Mardi Gras Film Festival announces special youth event 

A frame from "Hetero", which will receive its Australian premiere in Queer Screen's 2022 Mardi Gras Film Festival. Photo: Third Charm Films/supplied.

Queer Screen’s 29th Mardi Gras Film Festival is offering a range of youth-oriented films this year, headlined by the Australian premiere of Hetero, a film created by queer teenagers for queer teenagers. Youth editor Corin Shearston investigates.

The global LGBTQI+ youth community is continuing to receive its rightful recognition at Sydney’s 29th Mardi Gras Film Festival, presented by Queer Screen. The festival will take place from 17 February to 3 March, 2022, with 119 films being screened in Sydney cinemas and via on-demand streaming across Australia.

Presenting a diverse collection of seven new youth-oriented films, the festival team is excited to be offering a range of stories for the under-25 crowd, from tales of young lesbian love to two-spirit teenagers to As We Like It – a Taiwanese adaptation of Shakespeare’s As You Like It.

Theatrical poster for Hetero. Photo: IMDB.

A main attraction, guaranteed to draw a young and vocal crowd, is a special youth event: the Australian premiere of teen-drama episodic Hetero, created by the teen team of American film company Third Charm Films. Hetero will have its Down Under debut at Event Cinemas George Street at 11am on 26 February, followed by a Q&A panel of young screen media guests. 

The core story of Hetero hinges on the plight of a queer high school club who must recruit more straight people to their Gay-Straight Alliance in order to save their club from disbandment. The challenge is posed to the group by their principal, who is a straight white male. 

“It’s [subverting] the ideas of diversity and inclusion,” states 21-year-old Queer Screen intern Kena Mallender, who chose the film and picked the panel.

After volunteering to try something “extra cool” and youth-oriented for their internship, Mallender remembers scrolling through similar film submissions before finding and watching Hetero. “I was like, ‘Oh yeah, this one’s cool, this one’s cool,’ and then I saw Hetero and I was just falling off my chair [with laughter] in the office, which was really professional. I was like, ‘I want this one!’” 

A still from Hetero. Photo: Third Charm Films/supplied.

Despite its weighty premise, a lightheartedness is maintained in Hetero through its hilarious script, which is filled with impeccably accurate youth vernacular, peppered with razor-sharp one liners.

Indeed, the humour of the show may be its finest quality, and it’s something Mallender celebrates, stating, “I think some of the one liners that they throw out [are] just stupidly funny, especially to someone of my age.

“Some teen shows we watch nowadays are full of drugs, sex and dangerous situations but these guys [in Hetero] are just having fun,” Mallender explains. “That was really nice to watch.”

Queer Screen’s festival director Lisa Rose supports the hype for Hetero, praising the film as one of her favourite works in the whole program.

“It’s just fabulous,” Rose proclaims. “I was really stoked [discovering it had been mostly made by teenagers]. In retrospect, I realised that’s why it felt so authentic and I’m really excited for people to see it.”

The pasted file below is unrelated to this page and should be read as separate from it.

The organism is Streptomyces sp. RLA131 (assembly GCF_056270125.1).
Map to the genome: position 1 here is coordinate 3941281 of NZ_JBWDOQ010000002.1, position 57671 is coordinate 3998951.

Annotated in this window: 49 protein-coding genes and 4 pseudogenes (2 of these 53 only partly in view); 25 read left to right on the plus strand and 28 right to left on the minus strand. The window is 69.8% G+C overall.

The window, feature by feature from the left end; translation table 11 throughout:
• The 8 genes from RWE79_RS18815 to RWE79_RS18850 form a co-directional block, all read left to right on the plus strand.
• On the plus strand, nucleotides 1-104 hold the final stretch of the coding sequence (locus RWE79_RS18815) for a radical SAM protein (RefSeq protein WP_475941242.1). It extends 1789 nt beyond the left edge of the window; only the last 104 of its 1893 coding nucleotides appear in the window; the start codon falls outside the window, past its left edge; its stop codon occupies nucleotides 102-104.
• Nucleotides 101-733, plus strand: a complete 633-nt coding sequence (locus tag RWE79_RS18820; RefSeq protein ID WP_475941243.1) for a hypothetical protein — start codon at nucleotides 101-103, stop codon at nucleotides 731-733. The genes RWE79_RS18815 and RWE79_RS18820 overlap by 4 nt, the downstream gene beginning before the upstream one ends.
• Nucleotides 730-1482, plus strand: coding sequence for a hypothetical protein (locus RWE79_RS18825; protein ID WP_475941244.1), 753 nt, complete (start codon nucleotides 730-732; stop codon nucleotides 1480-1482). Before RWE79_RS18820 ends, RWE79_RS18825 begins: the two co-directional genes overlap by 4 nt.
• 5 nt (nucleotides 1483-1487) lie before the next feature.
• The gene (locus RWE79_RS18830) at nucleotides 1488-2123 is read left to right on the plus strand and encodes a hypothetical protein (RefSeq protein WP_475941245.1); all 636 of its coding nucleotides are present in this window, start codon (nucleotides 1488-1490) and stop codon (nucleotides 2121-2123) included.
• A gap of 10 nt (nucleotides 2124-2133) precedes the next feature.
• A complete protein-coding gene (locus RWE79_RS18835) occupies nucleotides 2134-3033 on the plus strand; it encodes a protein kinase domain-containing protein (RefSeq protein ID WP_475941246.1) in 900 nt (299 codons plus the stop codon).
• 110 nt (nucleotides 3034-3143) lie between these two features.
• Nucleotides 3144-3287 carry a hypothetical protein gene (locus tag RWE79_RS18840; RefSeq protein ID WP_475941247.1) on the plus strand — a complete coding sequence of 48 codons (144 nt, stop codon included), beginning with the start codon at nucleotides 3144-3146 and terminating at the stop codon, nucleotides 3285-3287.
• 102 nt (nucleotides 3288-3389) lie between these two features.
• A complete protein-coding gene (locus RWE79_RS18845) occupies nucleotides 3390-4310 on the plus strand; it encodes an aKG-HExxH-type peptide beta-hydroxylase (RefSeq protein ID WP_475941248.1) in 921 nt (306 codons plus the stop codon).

The theatrical trailer for Hetero. Video: queerscreen/YouTube.
Hetero‘s lead creators,
KJ Kieras (top),
and Bentley Eldridge (bottom).
Photo: Third Charm Films/supplied.

Despite the hilarity, serious issues about institutionalised prejudice, peer pressure, and familial and religious rejection are present in the script, prompting audiences to re-examine their viewpoints on these topics.

It’s an impressive feat, considering the film was written, directed and created by a group of queer teens in Seattle before achieving international distribution. 

“The subversion and absurdity of the premise would be engaging and funny for anybody, maybe also for older generations,” Mallender explains, “because they probably had nowhere near an experience like that.”

Indeed, Hetero is pioneering modern cinema, from a female-based production team that employed seventeen-year-old set designers, makeup artists, wardrobe designers and sound mixers, alongside eighteen-year-old production managers, art directors and more. The production is led by two nineteen year-old co-directors and producers: show creator KJ Kieras and Bentley Eldridge. 

Important conversations are sure to arise during the post-screening Q&A led by a panel of three. A trio handpicked by Mallender, the panel consists of non-binary TikTok influencer Kath Ebbs; Olivia Deeble, co-creator of Paramount+ teen series More Than This; and cutting-edge playwright/actor/director Laneikka Denne.

A promotional shot for More Than This, premiering soon on Paramount+. Photo: mediaweek.com.au.

After the screening and panel discussion, attendees are invited to hang out at Event Cinemas to chat, network and meet new friends, fostering social mingling after the disconnection caused by the Covid-19 pandemic.

Presented in association with LGBTQI+ youth organisation Twenty10, Hetero’s Australian premiere and the Q&A panel discussion will be an all-ages event, although specifically targeted to young people aged 15-plus.

“I don’t want to deter the old people from coming,” Mallender says, “but this is for the kids.” 

For further information or to purchase tickets to Hetero, visit https://tix.queerscreen.org.au/Sessions/Hetero-In-Cinema-. For details of other youth-oriented films at this year’s Mardi Gras Film Festival, visit https://queerscreen.org.au/youth-focused-films-at-the-mardi-gras-film-festival.

Corin Shearston is the youth editor of the Sydney Sentinel.

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